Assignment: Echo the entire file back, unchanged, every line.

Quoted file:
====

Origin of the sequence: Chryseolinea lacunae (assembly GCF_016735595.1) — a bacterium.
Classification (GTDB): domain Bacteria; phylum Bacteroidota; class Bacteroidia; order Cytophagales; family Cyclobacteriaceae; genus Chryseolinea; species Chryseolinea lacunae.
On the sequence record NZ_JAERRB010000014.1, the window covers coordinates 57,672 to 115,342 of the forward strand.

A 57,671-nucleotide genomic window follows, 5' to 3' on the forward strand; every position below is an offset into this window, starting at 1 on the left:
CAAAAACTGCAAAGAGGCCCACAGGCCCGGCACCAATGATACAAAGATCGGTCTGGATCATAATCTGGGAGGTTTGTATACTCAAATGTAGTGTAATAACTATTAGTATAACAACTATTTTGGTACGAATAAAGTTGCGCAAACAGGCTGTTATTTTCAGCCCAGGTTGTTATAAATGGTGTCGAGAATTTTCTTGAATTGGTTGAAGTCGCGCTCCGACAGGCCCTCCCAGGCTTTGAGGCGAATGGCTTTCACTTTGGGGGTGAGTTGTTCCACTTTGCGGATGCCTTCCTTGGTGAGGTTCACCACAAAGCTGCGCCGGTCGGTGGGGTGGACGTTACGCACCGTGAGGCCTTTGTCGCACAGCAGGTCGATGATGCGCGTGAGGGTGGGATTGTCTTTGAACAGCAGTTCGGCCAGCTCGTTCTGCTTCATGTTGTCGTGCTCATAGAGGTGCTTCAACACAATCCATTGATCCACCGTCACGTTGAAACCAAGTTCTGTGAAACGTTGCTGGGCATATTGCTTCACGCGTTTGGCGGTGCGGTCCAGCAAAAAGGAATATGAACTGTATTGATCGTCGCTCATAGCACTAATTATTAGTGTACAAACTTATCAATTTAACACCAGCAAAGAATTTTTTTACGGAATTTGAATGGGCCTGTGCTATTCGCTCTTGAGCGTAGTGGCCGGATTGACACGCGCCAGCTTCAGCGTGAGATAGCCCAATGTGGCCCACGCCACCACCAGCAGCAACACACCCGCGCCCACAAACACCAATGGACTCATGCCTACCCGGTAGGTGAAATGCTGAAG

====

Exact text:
Origin of the sequence: Chryseolinea lacunae (assembly GCF_016735595.1) — a bacterium.
Classification (GTDB): domain Bacteria; phylum Bacteroidota; class Bacteroidia; order Cytophagales; family Cyclobacteriaceae; genus Chryseolinea; species Chryseolinea lacunae.
On the sequence record NZ_JAERRB010000014.1, the window covers coordinates 57,672 to 115,342 of the forward strand.

A 57,671-nucleotide genomic window follows, 5' to 3' on the forward strand; every position below is an offset into this window, starting at 1 on the left:
CAAAAACTGCAAAGAGGCCCACAGGCCCGGCACCAATGATACAAAGATCGGTCTGGATCATAATCTGGGAGGTTTGTATACTCAAATGTAGTGTAATAACTATTAGTATAACAACTATTTTGGTACGAATAAAGTTGCGCAAACAGGCTGTTATTTTCAGCCCAGGTTGTTATAAATGGTGTCGAGAATTTTCTTGAATTGGTTGAAGTCGCGCTCCGACAGGCCCTCCCAGGCTTTGAGGCGAATGGCTTTCACTTTGGGGGTGAGTTGTTCCACTTTGCGGATGCCTTCCTTGGTGAGGTTCACCACAAAGCTGCGCCGGTCGGTGGGGTGGACGTTACGCACCGTGAGGCCTTTGTCGCACAGCAGGTCGATGATGCGCGTGAGGGTGGGATTGTCTTTGAACAGCAGTTCGGCCAGCTCGTTCTGCTTCATGTTGTCGTGCTCATAGAGGTGCTTCAACACAATCCATTGATCCACCGTCACGTTGAAACCAAGTTCTGTGAAACGTTGCTGGGCATATTGCTTCACGCGTTTGGCGGTGCGGTCCAGCAAAAAGGAATATGAACTGTATTGATCGTCGCTCATAGCACTAATTATTAGTGTACAAACTTATCAATTTAACACCAGCAAAGAATTTTTTTACGGAATTTGAATGGGCCTGTGCTATTCGCTCTTGAGCGTAGTGGCCGGATTGACACGCGCCAGCTTCAGCGTGAGATAGCCCAATGTGGCCCACGCCACCACCAGCAGCAACACACCCGCGCCCACAAACACCAATGGACTCATGCCTACCCGGTAGGTGAAATGCTGAAG